flutter said...

I read everything. From the crap to the sublime. My fiance and I are dually reading Les Miserables, and if you are up for some weighty French lit, Mr Hugo does not disappoint.

I also adore Alice Sebold. I think her book Lucky should be required reading and her novel, The Lovely Bones is poetry, just poetry.

jen said...

i agree w/ Flutter on the lovely bones. i just finished a thousand splendid suns and was incredibly moved. just opened the rape of nanking and am somewhat silent on it so far.

Lawyer Mama said...

I just bought Slam. You know, I tried to buy Purple Hibiscus after you recommended it and can't seem to get it anywhere. It's even unavailable on Amazon. ARGH! I'm about to buy a used one. Usually I like to get new paperbacks so I can pass them on but I'm dying to read it!

slouching mom said...

I like Ann Patchett, but even more so, her best friend (now deceased) Lucy Grealy. Have you read Autobiography of a Face?

Karen (miscmum) said...

That Trollope quote is absolutely delicious.

Reading? I always have six or seven going at a time (you think I joke?!) Right now, I've got John Banville's The Sea (Booker Prize) and The World According to Garp. Plus others for research.

liv said...

I am pedestrian, but I swear I'd read Rosamunde Pilcher or Mary Stewart if they were immortal and published forever.

Yolanda said...

Sadly, I make very little time to read much other than blogs and news articles. I currently have Douglas Coupland's latest sitting on my nightstand unopened. In general, I like to fall in love with a book, devour it from cover to cover, and let nothing else enter my imagination while I am with it. I have never been one who could read several books at once. I like to be ll consumed, and I am disappointed if I am reading something that fails to consume me. I suppose it because I like to be consumed, that it can often feel impossible to have room in my life for novel reading. Much like writing, I am happier when I am reading; but I neglect both most of the time.

melissa said...

I'm pretty voracious, but right now I'm "in between" books. Just finished Middlesex for one book club, and I need to re-read The Preservationist for another. But maybe I'll pick up that Hornby.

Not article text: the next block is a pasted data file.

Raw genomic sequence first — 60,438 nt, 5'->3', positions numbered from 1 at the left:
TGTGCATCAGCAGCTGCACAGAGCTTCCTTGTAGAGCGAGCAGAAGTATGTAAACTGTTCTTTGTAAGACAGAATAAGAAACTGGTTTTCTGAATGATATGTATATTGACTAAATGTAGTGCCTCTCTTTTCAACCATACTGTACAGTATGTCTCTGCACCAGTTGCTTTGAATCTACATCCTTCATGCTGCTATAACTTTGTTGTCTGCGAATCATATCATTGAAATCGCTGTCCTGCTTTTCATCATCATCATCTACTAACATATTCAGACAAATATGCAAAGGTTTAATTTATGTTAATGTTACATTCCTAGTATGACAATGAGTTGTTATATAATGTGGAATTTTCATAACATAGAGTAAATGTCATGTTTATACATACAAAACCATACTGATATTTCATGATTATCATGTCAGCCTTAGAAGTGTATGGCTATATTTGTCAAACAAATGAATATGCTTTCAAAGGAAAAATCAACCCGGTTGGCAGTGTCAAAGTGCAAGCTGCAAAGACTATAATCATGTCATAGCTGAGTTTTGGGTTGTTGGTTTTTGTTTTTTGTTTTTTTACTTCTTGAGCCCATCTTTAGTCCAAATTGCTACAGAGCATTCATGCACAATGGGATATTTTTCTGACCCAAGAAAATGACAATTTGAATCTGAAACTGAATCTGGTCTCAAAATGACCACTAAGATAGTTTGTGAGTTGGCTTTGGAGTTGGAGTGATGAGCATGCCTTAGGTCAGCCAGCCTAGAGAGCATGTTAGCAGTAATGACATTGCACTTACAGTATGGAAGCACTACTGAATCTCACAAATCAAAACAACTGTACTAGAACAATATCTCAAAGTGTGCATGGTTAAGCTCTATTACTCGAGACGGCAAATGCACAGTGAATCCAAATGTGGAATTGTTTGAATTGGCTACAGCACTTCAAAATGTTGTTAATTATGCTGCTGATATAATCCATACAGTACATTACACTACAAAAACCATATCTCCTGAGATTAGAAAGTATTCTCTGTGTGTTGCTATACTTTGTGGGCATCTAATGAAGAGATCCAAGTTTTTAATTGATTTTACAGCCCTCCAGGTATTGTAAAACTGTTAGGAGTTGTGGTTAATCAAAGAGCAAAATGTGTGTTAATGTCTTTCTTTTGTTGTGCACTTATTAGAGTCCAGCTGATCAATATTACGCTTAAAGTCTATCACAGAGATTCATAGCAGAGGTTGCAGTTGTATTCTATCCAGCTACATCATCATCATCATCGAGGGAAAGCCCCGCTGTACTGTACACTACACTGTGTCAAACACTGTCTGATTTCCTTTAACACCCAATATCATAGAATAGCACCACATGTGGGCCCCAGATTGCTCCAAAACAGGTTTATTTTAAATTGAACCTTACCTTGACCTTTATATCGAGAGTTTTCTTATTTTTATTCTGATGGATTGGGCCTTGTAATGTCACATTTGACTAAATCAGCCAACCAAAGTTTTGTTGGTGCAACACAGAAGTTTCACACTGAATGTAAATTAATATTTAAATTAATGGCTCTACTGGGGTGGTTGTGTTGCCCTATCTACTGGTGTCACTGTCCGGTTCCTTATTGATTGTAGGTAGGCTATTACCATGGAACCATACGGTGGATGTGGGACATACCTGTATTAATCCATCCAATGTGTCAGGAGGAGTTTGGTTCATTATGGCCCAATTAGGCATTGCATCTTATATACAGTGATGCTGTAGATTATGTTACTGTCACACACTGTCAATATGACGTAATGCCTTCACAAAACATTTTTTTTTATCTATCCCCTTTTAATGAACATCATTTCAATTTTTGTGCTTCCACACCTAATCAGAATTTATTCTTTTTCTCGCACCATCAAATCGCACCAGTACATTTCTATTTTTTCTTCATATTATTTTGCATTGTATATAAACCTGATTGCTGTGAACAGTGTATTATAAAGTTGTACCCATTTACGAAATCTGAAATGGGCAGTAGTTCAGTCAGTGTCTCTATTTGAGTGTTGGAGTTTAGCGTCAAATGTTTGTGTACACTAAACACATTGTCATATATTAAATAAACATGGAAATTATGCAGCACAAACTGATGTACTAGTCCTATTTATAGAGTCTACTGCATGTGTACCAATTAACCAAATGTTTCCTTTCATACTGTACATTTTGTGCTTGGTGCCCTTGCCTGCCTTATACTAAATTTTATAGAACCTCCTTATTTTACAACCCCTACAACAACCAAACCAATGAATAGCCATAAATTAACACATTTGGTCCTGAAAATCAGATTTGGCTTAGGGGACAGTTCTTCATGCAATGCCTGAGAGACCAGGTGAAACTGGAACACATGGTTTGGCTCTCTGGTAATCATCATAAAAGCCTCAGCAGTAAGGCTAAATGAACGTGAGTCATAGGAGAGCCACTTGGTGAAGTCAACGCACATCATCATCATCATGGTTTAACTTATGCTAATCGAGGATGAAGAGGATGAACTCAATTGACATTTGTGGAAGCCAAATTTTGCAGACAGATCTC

I'm on the fence about the latest Fforde. I like the Nursery Crime series better actually. But I won't spoil it for you. :)

When I read, I have a tendency to read it all at one sitting, which can lead to some ridiculously late nights...

painted maypole said...

I am currently about 10 pages away from the end of A Long Way Down - and when I finish it I am going back to read what you wrote about it back in July. ;) How I read a book depends a lot on the book AND what is going on in my life. I have a really hard time not finishing a book, even if I hate it, and so therefore will spend months on the same hateful book (like She's Come Undone). I am trying to get over that, as it is such a waste of my time. Sometimes, as I near the end of a book, I am so sad it is nearly over, and yet can't wait to get to the end. And I just know that I have to read some fluff next because I cannot possibly expect the next book to live up to the one I just finished (I felt that way about The Poisonwood Bible and A Map of the World, for instance)

Hope said...

Oh I inhale books definitely inhale...

the dragonfly said...

I love Thursday Next!! Love her. I don't have the newest one yet, but I've read the others several times each. Fforde is so much fun!

I just read the final Sword of Truth book, and I definitely gobbled that one up...but some of that has to do with it being the eleventh and final book in the series, and being desperate to find out the ending...

Oftentimes I devour a book and then, a month or so later, go back and read it a bit more slowly.

Mostly I just love to read. I'm lost without a book to read, even if it's only a few pages a day.

Family Adventure said...

I read all the time. Sometimes it's junk lying around the house, other times, I've found myself so absorbed in a fabulously different world that I'm oblivious to the here and now. At least until I'm done with the book, at which point I have been known to cry...

I love the sound of both of the books you mention here.

Some of the books I've really enjoyed include
The Glass Castle
The Birth House
A Complicated Kindness
Brick Lane
The Lovely Bones
The Life of Pi
The Bookseller of Kabul

Heidi

niobe said...

Time and introspection have taught me that the emotions of surprise, as well as those of recognition, in each and every one of their varied incarnations, cut remarkably like a knife with a jagged blade.

Which is why I don't read imaginative literature if I can possibly help it.